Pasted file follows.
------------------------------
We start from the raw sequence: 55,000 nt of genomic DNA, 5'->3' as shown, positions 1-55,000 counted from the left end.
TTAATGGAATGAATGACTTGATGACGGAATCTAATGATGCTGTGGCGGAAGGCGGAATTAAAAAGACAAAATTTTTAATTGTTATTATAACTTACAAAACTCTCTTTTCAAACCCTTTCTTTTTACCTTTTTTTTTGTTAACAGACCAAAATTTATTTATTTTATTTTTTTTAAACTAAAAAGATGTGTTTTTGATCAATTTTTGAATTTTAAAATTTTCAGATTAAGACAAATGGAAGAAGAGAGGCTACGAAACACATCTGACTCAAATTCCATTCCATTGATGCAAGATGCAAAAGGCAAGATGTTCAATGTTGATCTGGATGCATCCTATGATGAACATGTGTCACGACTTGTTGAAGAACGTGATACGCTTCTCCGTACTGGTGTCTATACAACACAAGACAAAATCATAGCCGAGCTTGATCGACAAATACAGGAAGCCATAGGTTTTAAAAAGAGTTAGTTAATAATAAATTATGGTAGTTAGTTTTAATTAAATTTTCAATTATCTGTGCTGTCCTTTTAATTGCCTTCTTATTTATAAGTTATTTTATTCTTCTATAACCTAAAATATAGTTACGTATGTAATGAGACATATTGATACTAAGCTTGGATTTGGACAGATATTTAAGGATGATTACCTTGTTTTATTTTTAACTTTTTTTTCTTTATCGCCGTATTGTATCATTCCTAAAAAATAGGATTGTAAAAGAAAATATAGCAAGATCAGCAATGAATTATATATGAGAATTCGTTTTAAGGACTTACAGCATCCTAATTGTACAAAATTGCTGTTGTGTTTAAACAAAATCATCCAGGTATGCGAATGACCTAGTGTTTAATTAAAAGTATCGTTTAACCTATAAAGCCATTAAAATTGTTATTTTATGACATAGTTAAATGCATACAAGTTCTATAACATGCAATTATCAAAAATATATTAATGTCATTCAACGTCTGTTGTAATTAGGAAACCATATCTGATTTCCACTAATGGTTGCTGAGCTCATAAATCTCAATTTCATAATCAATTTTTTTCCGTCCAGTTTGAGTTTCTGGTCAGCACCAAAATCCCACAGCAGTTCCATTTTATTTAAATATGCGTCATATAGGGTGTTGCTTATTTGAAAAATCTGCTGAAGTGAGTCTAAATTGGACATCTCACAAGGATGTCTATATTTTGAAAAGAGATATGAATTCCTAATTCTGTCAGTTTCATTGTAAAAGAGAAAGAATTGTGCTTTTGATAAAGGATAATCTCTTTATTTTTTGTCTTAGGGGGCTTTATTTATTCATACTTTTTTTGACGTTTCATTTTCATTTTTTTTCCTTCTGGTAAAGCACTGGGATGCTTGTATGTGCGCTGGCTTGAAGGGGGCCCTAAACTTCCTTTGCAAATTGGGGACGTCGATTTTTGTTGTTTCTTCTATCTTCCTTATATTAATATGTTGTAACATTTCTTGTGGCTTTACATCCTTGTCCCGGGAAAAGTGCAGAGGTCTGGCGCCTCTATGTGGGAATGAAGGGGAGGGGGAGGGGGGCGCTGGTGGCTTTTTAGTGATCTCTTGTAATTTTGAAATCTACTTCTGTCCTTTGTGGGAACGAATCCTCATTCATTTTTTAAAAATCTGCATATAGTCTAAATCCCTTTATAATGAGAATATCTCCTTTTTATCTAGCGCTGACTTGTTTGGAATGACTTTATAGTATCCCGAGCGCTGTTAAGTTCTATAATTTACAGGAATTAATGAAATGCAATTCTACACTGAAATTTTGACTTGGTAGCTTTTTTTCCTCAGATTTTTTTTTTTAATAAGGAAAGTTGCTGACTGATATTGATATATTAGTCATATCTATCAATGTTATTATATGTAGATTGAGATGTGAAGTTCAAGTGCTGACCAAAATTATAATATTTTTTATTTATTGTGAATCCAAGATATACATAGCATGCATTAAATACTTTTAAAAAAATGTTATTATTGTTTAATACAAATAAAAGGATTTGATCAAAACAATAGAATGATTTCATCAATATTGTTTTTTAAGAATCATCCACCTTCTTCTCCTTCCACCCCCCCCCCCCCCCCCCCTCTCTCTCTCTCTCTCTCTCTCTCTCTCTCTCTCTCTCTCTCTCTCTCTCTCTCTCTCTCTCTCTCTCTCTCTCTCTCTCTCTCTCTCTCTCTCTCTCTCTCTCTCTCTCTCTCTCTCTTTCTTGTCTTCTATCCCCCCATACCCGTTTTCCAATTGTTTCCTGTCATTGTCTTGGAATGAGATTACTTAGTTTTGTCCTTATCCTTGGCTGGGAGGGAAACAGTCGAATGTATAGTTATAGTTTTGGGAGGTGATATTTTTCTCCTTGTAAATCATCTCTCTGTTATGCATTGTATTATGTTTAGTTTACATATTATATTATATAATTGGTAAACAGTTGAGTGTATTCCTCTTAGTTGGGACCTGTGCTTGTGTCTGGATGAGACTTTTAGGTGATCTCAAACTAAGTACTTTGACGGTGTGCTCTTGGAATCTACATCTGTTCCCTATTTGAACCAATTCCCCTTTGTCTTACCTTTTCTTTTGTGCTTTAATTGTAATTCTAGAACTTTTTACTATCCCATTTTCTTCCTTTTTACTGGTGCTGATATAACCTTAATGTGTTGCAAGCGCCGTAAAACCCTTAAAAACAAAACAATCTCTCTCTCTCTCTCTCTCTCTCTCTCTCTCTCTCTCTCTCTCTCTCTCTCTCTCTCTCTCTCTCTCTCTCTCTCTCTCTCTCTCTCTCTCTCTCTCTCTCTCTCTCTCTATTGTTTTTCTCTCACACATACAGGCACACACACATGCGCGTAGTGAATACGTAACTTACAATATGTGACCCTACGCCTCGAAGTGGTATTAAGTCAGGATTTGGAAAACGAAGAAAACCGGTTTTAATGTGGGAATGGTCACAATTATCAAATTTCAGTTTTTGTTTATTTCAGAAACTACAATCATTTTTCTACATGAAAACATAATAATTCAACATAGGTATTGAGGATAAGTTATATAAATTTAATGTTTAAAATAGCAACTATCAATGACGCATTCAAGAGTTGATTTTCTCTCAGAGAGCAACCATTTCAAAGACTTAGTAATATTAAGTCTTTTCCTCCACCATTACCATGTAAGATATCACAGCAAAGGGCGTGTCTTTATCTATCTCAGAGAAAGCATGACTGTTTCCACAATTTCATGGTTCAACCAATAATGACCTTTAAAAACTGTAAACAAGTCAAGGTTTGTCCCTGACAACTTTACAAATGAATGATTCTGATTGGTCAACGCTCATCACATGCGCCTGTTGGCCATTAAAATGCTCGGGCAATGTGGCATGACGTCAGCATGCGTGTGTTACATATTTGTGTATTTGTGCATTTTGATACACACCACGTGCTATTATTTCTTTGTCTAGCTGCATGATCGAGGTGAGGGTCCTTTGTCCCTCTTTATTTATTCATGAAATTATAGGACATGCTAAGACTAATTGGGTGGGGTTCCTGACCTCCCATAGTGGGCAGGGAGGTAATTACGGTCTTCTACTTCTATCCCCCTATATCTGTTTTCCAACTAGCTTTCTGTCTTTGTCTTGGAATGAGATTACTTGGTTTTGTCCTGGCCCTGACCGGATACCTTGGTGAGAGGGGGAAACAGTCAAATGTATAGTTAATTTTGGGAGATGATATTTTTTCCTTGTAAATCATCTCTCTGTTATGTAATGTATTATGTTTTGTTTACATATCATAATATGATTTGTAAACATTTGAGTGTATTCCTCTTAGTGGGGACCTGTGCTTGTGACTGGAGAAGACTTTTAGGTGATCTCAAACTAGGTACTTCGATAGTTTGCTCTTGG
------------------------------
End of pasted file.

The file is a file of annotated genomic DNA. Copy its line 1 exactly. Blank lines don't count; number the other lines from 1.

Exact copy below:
We start from the raw sequence: 55,000 nt of genomic DNA, 5'->3' as shown, positions 1-55,000 counted from the left end.